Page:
24 July, 2017
Submersible Robot Finds Severe Damage Inside Unit 3 PCV
At a press conference on July 19, Tokyo Electric Power Co.(TEPCO) announced that the submersible robots had successfully obtained images of the interior of the primary containment vessel (PCV) of Unit 3 at the Fukushima Daiichi Nuclear Power Plants.
TEPCO also said that the power company had confirmed severe damage in several structures that had fallen. Within the range of that investigation, it could not identify any melted nuclear fuel debris, although specific conditions of the PCV interior at Unit 3 were ascertained for the first time.
The interior of the PCV at Unit 3 contains a pool of water, originally used to cool the reactor, that has accumulated to a height of about 6.4m from the bottom. A submersible robot, made by Toshiba Corporation, obtained images of the area below the reactor pressure vessel.
Staff members began preparing for the investigation at 4:30 a.m. on July 19. Two hours later, they inserted the cylindrical robot—some 13cm in diameter and 30cm long—into the PCV through a pipe at the point of penetration. They controlled the robot remotely with a cable, and completed the investigation at 11:00 a.m. or so. The robot experienced radiation levels of about 2Sv, much lower than its designed capacity of about 200Sv.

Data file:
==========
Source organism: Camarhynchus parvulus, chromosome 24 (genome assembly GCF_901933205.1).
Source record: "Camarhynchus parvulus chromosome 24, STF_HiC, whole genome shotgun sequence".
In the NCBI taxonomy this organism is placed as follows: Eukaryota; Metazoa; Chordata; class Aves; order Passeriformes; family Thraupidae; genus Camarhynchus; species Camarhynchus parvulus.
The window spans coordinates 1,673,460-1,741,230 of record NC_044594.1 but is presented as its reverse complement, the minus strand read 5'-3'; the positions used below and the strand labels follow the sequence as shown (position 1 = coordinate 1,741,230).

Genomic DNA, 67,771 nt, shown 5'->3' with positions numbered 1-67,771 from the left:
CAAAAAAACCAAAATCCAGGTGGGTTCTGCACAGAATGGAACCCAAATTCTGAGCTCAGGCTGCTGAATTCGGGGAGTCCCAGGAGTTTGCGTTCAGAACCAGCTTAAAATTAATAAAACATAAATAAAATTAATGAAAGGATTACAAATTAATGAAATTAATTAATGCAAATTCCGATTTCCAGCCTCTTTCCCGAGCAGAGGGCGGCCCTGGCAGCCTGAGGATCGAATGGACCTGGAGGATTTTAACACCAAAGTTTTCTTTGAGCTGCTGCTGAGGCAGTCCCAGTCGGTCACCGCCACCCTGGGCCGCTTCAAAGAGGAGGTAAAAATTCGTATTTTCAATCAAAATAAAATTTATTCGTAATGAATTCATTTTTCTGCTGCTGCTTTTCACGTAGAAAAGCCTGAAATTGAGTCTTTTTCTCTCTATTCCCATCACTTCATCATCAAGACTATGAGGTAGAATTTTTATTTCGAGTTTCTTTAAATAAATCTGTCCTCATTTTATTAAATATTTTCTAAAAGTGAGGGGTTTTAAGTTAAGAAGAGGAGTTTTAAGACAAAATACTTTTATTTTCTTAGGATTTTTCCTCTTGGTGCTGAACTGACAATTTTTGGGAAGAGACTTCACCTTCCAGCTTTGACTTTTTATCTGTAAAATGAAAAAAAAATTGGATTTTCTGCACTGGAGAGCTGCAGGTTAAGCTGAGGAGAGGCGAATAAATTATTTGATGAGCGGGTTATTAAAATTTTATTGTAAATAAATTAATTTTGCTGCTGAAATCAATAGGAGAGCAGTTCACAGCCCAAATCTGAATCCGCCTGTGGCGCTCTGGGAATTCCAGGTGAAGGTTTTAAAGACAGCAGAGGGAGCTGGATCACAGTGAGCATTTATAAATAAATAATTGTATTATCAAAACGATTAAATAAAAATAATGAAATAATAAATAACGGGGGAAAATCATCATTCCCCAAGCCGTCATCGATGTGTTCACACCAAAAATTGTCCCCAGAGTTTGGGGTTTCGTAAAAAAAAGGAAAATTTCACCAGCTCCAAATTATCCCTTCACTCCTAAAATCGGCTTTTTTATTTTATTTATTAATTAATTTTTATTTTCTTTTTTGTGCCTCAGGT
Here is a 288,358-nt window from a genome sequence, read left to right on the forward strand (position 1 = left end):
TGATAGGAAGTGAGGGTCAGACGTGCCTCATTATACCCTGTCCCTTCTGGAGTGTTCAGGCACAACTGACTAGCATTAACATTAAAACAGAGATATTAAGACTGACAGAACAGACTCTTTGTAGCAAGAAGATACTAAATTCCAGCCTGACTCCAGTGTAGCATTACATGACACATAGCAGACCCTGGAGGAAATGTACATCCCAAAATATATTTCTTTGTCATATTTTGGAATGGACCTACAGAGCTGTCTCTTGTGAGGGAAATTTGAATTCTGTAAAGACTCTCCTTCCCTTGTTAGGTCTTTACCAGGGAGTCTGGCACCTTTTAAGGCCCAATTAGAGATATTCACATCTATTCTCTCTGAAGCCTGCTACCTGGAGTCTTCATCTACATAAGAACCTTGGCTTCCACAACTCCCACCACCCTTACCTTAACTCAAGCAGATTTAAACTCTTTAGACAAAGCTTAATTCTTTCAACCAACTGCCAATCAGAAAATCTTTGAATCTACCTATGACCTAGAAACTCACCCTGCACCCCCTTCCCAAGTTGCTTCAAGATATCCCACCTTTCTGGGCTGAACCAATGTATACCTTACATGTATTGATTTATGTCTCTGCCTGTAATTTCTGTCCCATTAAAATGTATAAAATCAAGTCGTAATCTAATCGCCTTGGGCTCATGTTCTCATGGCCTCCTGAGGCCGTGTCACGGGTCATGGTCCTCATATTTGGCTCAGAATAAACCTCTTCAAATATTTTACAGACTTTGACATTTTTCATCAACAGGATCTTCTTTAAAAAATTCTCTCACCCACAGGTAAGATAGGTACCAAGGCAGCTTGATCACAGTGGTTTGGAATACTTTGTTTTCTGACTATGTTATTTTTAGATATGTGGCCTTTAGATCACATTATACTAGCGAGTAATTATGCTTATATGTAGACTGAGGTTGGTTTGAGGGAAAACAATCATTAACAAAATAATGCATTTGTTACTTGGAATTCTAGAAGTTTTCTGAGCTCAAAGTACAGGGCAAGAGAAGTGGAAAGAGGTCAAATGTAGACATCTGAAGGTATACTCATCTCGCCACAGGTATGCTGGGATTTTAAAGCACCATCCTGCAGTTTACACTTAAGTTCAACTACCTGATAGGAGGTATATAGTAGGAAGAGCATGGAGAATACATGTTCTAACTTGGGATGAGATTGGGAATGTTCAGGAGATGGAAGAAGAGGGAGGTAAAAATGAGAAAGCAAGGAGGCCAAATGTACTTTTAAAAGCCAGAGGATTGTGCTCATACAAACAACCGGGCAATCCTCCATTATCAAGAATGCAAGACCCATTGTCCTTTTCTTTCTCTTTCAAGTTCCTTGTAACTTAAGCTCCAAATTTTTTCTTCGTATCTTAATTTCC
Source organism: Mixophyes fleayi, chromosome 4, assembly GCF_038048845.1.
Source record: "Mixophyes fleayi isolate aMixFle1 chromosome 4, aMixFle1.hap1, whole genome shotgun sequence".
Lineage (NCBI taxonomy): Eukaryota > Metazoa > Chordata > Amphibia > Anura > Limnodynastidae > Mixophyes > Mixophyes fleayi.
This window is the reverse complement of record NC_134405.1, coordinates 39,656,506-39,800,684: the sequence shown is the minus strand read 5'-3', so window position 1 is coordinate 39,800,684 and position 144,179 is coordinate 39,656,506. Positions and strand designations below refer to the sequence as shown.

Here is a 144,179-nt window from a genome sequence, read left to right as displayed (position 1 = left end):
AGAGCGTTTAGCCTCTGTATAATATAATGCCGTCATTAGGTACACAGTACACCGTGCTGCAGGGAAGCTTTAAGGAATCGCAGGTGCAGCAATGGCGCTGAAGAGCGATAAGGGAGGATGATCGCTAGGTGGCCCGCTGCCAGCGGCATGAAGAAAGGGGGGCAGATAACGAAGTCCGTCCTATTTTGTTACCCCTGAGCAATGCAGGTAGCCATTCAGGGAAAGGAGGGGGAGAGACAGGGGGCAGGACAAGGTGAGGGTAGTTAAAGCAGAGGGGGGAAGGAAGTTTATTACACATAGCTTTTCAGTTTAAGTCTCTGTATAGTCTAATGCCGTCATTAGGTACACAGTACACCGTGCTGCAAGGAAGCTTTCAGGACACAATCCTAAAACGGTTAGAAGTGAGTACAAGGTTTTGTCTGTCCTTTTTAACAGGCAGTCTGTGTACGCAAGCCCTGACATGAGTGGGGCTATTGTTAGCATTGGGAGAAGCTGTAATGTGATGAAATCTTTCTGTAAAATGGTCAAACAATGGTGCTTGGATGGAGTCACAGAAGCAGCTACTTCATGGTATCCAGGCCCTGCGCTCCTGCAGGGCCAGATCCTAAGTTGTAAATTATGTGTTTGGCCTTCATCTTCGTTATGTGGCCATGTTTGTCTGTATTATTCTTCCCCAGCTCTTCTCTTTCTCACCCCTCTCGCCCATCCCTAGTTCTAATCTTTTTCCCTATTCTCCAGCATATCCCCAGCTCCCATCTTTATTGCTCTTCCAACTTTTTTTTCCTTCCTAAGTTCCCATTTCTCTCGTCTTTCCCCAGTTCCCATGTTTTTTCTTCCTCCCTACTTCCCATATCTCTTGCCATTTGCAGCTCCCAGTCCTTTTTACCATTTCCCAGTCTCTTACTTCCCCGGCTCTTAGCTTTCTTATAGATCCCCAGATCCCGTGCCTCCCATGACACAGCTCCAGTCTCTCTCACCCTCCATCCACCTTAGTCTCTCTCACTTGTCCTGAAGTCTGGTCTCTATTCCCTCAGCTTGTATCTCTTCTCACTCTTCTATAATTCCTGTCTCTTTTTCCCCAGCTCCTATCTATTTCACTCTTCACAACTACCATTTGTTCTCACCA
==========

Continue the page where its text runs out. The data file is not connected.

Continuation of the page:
Although the robot could not find a metal working platform that should have been there, it did detect that a structure had seemingly dropped below. A fallen metal lattice and exposed metal cables were also found around the control rod drive mechanism (CRDM) at the bottom of the pressure vessel.
As for the area just below the reactor pressure vessel, TEPCO said that “the damage is clearly more severe” than at Unit 2, something also evident from previous investigations. TEPCO also indicated its belief that the fuel debris and melted metal structures had fallen from the pressure vessel, causing the damage.
As the robot moved in the water, it noticed suspended matter that was drifting. The structures, when illuminated by a spotlight, were colored ocher and looked rusty.
TEPCO’s investigations of the PCV interiors of Units 1 and 2—conducted earlier this year (from January to March)—had used self-propelled, scorpion-like robots as well as other types of robots. It was unable to identify any fuel debris directly.
Based on the video images obtained this time, TEPCO planned another investigation for July 21. It wants to manipulate the robot to search the bottom of the PCV, where fuel debris is believed to lie.